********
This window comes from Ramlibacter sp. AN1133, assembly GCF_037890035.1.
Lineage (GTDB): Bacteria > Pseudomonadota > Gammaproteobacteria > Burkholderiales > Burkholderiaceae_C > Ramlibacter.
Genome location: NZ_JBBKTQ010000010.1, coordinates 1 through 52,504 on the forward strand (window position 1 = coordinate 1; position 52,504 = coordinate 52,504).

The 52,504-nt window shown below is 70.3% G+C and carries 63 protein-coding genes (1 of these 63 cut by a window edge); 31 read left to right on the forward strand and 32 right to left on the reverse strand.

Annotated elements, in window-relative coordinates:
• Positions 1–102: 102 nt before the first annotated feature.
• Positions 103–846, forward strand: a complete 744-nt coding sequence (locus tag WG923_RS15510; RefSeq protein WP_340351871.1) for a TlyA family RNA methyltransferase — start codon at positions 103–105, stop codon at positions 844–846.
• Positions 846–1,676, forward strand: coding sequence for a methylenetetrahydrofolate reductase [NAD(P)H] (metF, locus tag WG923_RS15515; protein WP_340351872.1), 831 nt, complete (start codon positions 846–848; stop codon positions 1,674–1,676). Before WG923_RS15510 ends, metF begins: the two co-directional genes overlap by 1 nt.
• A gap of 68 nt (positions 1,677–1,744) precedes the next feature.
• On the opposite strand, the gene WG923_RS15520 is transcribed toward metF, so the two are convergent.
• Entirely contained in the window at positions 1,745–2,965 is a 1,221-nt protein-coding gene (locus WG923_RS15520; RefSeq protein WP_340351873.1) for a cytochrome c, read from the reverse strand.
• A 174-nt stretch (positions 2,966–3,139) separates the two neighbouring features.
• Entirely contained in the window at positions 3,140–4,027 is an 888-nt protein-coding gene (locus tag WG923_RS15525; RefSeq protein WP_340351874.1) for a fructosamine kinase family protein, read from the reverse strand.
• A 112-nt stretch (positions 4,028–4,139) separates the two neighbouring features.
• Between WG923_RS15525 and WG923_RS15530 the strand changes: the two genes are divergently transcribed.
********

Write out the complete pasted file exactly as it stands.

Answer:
This window comes from Ramlibacter sp. AN1133, assembly GCF_037890035.1.
Lineage (GTDB): Bacteria > Pseudomonadota > Gammaproteobacteria > Burkholderiales > Burkholderiaceae_C > Ramlibacter.
Genome location: NZ_JBBKTQ010000010.1, coordinates 1 through 52,504 on the forward strand (window position 1 = coordinate 1; position 52,504 = coordinate 52,504).

The 52,504-nt window shown below is 70.3% G+C and carries 63 protein-coding genes (1 of these 63 cut by a window edge); 31 read left to right on the forward strand and 32 right to left on the reverse strand.

Annotated elements, in window-relative coordinates:
• Positions 1–102: 102 nt before the first annotated feature.
• Positions 103–846, forward strand: a complete 744-nt coding sequence (locus tag WG923_RS15510; RefSeq protein WP_340351871.1) for a TlyA family RNA methyltransferase — start codon at positions 103–105, stop codon at positions 844–846.
• Positions 846–1,676, forward strand: coding sequence for a methylenetetrahydrofolate reductase [NAD(P)H] (metF, locus tag WG923_RS15515; protein WP_340351872.1), 831 nt, complete (start codon positions 846–848; stop codon positions 1,674–1,676). Before WG923_RS15510 ends, metF begins: the two co-directional genes overlap by 1 nt.
• A gap of 68 nt (positions 1,677–1,744) precedes the next feature.
• On the opposite strand, the gene WG923_RS15520 is transcribed toward metF, so the two are convergent.
• Entirely contained in the window at positions 1,745–2,965 is a 1,221-nt protein-coding gene (locus WG923_RS15520; RefSeq protein WP_340351873.1) for a cytochrome c, read from the reverse strand.
• A 174-nt stretch (positions 2,966–3,139) separates the two neighbouring features.
• Entirely contained in the window at positions 3,140–4,027 is an 888-nt protein-coding gene (locus tag WG923_RS15525; RefSeq protein WP_340351874.1) for a fructosamine kinase family protein, read from the reverse strand.
• A 112-nt stretch (positions 4,028–4,139) separates the two neighbouring features.
• Between WG923_RS15525 and WG923_RS15530 the strand changes: the two genes are divergently transcribed.